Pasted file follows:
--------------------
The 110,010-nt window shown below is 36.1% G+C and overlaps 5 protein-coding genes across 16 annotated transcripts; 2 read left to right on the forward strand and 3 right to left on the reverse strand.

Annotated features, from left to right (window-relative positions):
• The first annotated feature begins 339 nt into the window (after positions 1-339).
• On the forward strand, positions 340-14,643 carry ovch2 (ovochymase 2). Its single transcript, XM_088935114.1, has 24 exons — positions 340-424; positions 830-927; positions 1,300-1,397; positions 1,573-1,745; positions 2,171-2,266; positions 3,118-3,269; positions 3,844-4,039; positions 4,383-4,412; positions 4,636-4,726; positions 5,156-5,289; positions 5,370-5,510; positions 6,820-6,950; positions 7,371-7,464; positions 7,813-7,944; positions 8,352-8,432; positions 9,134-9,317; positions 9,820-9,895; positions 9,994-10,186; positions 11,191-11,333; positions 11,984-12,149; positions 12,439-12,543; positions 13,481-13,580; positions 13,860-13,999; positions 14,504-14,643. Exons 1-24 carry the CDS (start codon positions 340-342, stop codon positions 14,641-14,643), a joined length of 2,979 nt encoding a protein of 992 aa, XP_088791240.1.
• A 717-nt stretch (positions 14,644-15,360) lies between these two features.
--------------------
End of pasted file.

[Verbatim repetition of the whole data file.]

The 110,010-nt window shown below is 36.1% G+C and overlaps 5 protein-coding genes across 16 annotated transcripts; 2 read left to right on the forward strand and 3 right to left on the reverse strand.

Annotated features, from left to right (window-relative positions):
• The first annotated feature begins 339 nt into the window (after positions 1-339).
• On the forward strand, positions 340-14,643 carry ovch2 (ovochymase 2). Its single transcript, XM_088935114.1, has 24 exons — positions 340-424; positions 830-927; positions 1,300-1,397; positions 1,573-1,745; positions 2,171-2,266; positions 3,118-3,269; positions 3,844-4,039; positions 4,383-4,412; positions 4,636-4,726; positions 5,156-5,289; positions 5,370-5,510; positions 6,820-6,950; positions 7,371-7,464; positions 7,813-7,944; positions 8,352-8,432; positions 9,134-9,317; positions 9,820-9,895; positions 9,994-10,186; positions 11,191-11,333; positions 11,984-12,149; positions 12,439-12,543; positions 13,481-13,580; positions 13,860-13,999; positions 14,504-14,643. Exons 1-24 carry the CDS (start codon positions 340-342, stop codon positions 14,641-14,643), a joined length of 2,979 nt encoding a protein of 992 aa, XP_088791240.1.
• A 717-nt stretch (positions 14,644-15,360) lies between these two features.